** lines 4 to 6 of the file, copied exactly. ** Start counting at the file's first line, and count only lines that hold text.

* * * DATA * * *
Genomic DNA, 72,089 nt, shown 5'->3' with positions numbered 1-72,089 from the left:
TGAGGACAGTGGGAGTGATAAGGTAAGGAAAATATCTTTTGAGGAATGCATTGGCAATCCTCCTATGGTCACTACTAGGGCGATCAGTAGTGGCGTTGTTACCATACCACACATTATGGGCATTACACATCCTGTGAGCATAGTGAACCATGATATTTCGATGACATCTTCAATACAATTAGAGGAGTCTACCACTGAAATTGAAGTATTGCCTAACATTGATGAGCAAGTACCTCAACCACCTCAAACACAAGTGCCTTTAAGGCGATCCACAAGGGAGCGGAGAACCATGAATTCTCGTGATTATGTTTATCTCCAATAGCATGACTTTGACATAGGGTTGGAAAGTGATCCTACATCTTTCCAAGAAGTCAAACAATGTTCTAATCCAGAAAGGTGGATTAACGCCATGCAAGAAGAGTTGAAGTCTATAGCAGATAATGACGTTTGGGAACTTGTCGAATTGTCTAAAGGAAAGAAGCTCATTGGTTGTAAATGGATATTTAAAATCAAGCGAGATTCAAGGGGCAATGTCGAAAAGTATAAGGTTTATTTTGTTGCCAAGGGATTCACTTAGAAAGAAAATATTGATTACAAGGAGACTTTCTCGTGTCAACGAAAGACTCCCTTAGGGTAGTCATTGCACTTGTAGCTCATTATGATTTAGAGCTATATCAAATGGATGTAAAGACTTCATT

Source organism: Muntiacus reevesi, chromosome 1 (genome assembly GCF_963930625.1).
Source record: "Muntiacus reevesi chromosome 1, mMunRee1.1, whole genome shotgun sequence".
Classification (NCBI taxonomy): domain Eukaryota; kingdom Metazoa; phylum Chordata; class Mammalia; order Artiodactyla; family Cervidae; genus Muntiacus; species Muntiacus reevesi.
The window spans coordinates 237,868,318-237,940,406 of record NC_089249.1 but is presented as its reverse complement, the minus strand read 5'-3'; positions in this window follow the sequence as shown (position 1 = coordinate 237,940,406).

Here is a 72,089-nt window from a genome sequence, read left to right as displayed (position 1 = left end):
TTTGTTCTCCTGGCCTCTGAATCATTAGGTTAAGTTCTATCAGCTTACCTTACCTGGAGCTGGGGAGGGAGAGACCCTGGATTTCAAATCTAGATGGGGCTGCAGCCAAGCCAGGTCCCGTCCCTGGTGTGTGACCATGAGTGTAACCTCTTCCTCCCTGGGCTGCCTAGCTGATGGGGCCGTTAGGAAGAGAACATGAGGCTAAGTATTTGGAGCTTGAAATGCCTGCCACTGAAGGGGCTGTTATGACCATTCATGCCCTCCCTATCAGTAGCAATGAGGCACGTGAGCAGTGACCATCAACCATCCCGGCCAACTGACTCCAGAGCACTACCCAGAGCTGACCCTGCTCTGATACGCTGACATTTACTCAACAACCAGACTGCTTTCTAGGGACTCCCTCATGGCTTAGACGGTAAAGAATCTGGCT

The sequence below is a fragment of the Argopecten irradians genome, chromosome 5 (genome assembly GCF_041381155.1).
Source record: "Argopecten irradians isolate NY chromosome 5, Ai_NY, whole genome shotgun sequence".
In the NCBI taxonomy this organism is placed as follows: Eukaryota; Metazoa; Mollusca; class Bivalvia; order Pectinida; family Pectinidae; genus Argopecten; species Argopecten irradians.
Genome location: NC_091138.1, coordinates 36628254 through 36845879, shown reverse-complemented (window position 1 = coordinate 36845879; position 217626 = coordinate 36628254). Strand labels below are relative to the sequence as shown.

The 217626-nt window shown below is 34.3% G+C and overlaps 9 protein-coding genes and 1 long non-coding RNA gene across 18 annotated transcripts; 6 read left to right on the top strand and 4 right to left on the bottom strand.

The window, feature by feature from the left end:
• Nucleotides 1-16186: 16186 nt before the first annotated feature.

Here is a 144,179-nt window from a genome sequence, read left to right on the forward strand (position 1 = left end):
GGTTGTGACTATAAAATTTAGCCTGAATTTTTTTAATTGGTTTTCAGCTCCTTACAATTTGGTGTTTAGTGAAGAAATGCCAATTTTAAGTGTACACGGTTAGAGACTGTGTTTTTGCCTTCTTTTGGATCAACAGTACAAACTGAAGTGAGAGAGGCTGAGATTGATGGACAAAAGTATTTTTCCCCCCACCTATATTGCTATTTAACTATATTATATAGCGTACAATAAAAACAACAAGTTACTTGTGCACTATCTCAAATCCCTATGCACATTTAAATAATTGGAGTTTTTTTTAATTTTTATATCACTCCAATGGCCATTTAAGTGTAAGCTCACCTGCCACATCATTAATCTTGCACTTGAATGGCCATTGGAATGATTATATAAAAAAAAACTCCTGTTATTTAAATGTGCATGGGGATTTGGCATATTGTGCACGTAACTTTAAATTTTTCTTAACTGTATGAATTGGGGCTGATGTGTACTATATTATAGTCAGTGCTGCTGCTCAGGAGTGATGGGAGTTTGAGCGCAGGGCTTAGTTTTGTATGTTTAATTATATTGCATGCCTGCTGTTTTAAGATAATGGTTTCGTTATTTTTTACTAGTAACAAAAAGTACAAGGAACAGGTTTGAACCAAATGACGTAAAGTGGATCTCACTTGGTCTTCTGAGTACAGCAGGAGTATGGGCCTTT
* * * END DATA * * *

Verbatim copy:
Source record: "Muntiacus reevesi chromosome 1, mMunRee1.1, whole genome shotgun sequence".
Classification (NCBI taxonomy): domain Eukaryota; kingdom Metazoa; phylum Chordata; class Mammalia; order Artiodactyla; family Cervidae; genus Muntiacus; species Muntiacus reevesi.
The window spans coordinates 237,868,318-237,940,406 of record NC_089249.1 but is presented as its reverse complement, the minus strand read 5'-3'; positions in this window follow the sequence as shown (position 1 = coordinate 237,940,406).